documentation. Multicast queries may return multiple replies, while the
   standard DNS QUERY operation [3] expects a single reply.  Instead of
   extending the QUERY opcode, the project developed and tested a new query
   operation, DISCOVER, that was designed to accommodate multiple responses
   from a multicast query. The ability to accept multiple replies provides
   a basis for discrimination of Man In The Middle attacks, which succeed by
   being the first to respond. Use of DISCOVER requires the use of caching
   in the receiver, so the ephemeral nature of stub resovlvers is precluded.

   This memo documents the processing rules for DISCOVER, for possible incorporation
   in a future revision of the DNS specification.

2. DISCOVER Processing Rules

   A requester will send a DISCOVER query message to a multicast
   destination address, with some particular multicast scope.  The
   requester must be prepared to receive multiple replies from multiple
   responders, although we expect that there will be a single reply
   per responder.

   DISCOVER responses (i.e., response messages from DISCOVER queries)
   have standard Answer, Authority, and Additional sections.  For
   example, the DISCOVER response is the same as the response to a
   QUERY operation.  Zero-content answers should not be sent, to avoid
   badly formed or unfulfilled requests.  Responses should be sent to
   th unicast address of the requester, and the source address should
   reflect the unicast address of the responder.  DISCOVER responses
   may echo the request's Question section or leave it blank, just as
   for QUERY.

   DISCOVER works like QUERY, except:

        1. The Question section of a DISCOVER operation contains
           <QNAME=zonename,QTYPE=SOA> tuples, if the section is
           present.

           Within TBDS, this structure was augmented with:
           <QNAME=service,QTYPE=SRV>.  While this worked, it would be
           cleaner to ask the SRV question in a separate pass, and any
           future work should take this into consideration.

        2. If QDCOUNT equals 0, then only servers willing to do recursion
           should answer; other servers must silently discard a DISCOVER
           request with QDCOUNT equals 0.

        3. if QDCOUNT is not equal to 0, then only servers that are
           authoritative for the zones named by some QNAME should answer.

     Hence, replies to DISCOVER queries will always be authoritative or
     else have RA (Recursion Available) set.

3. Using DISCOVER Queries

3.1  Performing Host Lookups

   To perform a hostname lookup using DISCOVER, a node could:

     o  Compute the zone name of the enclosing in-addr.arpa, ip6.int, or
        ip6.arpa domain.

     o  DISCOVER whether any in-scope server(s) are authoritative for
        this zone.

                If so, query these authoritative servers for local
                in-addr/ip6 names.

     o  If not, DISCOVER whether there are recursive servers available.

                If so, query these recursive servers for local
                in-addr/ip6 names.

        The requester can determine from the replies whether there are
        any DNS servers that are authoritative (or support recursion)
        for the zone.

     o  Once the host's FQDN is known, repeat the process to
        discover the closest enclosing authoritative server for
        this local name.

     o  Cache all NS and A data learned in this process, respecting TTL's.

3.2 Performing Service Lookups

   To lookup a service name using DISCOVER, the following steps may be
   used:

     o  Use DISCOVER as outlined in Section 3.1 to perform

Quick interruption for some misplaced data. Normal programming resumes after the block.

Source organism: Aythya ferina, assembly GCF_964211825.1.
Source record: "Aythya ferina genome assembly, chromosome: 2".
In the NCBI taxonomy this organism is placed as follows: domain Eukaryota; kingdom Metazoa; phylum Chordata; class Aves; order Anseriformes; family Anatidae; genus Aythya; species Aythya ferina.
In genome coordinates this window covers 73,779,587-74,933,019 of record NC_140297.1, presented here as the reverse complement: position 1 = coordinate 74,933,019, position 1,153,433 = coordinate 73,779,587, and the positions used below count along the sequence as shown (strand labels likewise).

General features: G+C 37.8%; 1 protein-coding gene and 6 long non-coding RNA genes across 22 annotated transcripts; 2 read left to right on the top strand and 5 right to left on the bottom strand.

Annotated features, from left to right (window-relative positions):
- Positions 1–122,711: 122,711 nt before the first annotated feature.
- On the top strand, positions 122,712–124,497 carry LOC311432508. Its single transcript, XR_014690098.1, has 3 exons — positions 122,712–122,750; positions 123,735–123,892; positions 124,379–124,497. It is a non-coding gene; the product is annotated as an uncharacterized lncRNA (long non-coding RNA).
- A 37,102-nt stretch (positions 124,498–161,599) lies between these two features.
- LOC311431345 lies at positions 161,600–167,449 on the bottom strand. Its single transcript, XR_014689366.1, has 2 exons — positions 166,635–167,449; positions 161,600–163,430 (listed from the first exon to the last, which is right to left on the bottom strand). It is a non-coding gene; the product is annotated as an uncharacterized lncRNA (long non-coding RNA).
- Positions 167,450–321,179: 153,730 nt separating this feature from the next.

gethostbyaddr() and then gethostbyname() on one's own
        link-local address.  This gives a list of local authoritative
        servers.

     o  Assume that the closest enclosing zone for which an
        authoritative server responds to an in-scope DISCOVER message is
        this host's "parent domain", and compute the SRV name as

               _service._transport.*.parentdomain.

        This is a change to the definition as defined in RFC 1034 [1].
        A wildcard label ("*") in the QNAME used in a DNS message with
        op-code DISCOVER should be evaluated with special rules: the
        wildcardshould match any label for which the DNS server data is
        authoritative.  For example 'x.*.example.com.' would match
        'x.y.example.com.' and 'x.yy.example.com.', provided that the
        server was authoritative for 'example.com.'

     o  Finally, send a SRV query for this SRV name to the discovered
        local authoritative servers, to complete the getservbyname() call.

        This call returns a structure that can be populated by response
        values, as follows:

        s_name    The name of the service, "_service" without the
                  preceding underscore.

        s_aliases The names returned in the SRV RRs in replies
                  to the query.

        s_port    The port number in the SRV RRs replies to the
                  query.  If these port numbers disagree - one
                  of the port numbers is chosen, and only those
                  names which correspond are returned.

        s_proto   The transport protocol from named by the
                  "_transport" label, without the preceding
                  underscore.


3.3  Using DISCOVER for Disconnected Names

   DISCOVER allows discovery of a host (for example, a printer offering
   LPD services) whose DNS server answers authoritatively for a domain
   name that hasn't been delegated to it, but is defined within some
   local scope.  Since DISCOVER is explicitly defined to discover
   undelegated zones for tightly-scoped queries, this behavior isn't a
   violation of DNS's coherency principles.   Note that a responder to
   DISCOVER might not be traditional DNS software, it could be
   special-purpose software.

   DISCOVER usage for disconnected networks with no authoritative
   servers can be achieved using the following conditions.

          o Hosts run a "stub authoritative server" that acts as though
            its FQDN were a zone name.

          o The computed SOA gives the host's FQDN as the MNAME, "." as
            the ANAME, seconds-since-1Jan2000 as the SERIAL, and low
            constants for EXPIRE and the other SOA timers.

          o  NS is used as the host's FQDN.

          o  The glue is computed as the host's link-local address, or
             hosts may run a  "DNS stub server" that acts as though its
             FQDN were a zone name.

   The rules governing the behavior of this server consists of a